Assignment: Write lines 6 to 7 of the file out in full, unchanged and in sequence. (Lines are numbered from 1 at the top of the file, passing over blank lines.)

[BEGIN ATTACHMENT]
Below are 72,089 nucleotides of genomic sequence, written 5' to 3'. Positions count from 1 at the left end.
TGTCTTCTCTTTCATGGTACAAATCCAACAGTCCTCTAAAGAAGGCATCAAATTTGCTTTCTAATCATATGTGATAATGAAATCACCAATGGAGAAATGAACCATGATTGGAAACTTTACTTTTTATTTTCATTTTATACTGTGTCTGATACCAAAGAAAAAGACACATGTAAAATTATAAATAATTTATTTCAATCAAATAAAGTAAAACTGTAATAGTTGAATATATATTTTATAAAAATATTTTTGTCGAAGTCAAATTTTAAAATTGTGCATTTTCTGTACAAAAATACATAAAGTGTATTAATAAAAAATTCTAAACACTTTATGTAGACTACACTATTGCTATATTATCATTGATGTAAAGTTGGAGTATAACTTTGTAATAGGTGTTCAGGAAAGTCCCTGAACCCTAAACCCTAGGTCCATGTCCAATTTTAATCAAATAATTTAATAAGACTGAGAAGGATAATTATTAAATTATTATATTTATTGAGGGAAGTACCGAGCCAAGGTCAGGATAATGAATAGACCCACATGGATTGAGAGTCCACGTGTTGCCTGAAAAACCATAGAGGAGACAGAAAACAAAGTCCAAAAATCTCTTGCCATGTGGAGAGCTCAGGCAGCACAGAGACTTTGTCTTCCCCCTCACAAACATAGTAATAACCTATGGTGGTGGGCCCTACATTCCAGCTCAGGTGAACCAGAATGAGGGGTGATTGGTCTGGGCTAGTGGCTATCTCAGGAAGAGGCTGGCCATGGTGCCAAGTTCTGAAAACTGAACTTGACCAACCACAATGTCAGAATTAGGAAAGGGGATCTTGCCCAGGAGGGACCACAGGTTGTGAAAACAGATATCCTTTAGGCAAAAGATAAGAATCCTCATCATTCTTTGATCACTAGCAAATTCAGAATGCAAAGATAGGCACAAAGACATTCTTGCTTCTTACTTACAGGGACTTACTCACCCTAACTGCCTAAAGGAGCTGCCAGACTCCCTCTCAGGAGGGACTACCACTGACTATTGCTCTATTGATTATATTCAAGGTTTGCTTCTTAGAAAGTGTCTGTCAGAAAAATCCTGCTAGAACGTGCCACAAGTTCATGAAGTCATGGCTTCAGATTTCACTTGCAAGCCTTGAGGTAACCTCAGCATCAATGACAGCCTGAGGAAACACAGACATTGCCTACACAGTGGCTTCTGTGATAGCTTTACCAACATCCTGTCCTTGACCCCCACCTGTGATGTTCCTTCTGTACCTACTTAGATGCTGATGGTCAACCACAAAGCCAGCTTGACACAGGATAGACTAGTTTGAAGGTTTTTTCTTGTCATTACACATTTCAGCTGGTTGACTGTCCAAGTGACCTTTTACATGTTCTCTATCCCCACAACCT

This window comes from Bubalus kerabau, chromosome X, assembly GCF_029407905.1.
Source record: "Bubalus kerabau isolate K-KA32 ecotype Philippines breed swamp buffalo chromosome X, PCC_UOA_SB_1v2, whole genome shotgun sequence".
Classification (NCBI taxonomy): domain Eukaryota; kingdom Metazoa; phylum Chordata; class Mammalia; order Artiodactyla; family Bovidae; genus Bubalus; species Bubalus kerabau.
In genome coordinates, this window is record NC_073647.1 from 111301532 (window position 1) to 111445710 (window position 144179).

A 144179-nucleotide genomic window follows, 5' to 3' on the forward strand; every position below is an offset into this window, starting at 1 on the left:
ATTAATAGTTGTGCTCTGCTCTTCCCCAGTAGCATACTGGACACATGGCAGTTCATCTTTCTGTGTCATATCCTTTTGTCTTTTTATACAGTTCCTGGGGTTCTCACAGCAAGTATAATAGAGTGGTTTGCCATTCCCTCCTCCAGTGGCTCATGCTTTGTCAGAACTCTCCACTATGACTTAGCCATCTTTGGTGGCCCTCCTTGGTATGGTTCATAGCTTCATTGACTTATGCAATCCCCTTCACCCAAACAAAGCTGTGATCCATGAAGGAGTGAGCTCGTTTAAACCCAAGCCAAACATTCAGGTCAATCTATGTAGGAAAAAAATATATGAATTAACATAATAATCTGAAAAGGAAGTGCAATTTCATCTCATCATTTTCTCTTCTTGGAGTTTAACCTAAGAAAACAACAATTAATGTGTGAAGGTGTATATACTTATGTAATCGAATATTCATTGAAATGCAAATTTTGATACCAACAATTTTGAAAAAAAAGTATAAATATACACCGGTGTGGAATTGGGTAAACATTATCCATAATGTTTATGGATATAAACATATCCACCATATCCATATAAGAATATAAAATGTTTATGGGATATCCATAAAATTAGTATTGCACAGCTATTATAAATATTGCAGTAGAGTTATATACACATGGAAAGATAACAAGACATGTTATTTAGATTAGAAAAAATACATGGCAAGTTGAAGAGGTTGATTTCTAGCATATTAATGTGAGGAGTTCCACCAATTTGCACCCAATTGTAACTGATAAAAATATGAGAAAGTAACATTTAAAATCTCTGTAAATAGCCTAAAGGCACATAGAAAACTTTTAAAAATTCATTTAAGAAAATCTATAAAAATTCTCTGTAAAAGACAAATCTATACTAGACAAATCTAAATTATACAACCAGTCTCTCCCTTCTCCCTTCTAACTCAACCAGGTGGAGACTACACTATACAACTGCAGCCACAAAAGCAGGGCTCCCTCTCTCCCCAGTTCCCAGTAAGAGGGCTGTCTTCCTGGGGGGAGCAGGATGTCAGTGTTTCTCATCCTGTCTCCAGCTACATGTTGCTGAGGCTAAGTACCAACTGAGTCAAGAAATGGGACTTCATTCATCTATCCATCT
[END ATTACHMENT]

In genome coordinates, this window is record NC_073647.1 from 111301532 (window position 1) to 111445710 (window position 144179).

A 144179-nucleotide genomic window follows, 5' to 3' on the forward strand; every position below is an offset into this window, starting at 1 on the left: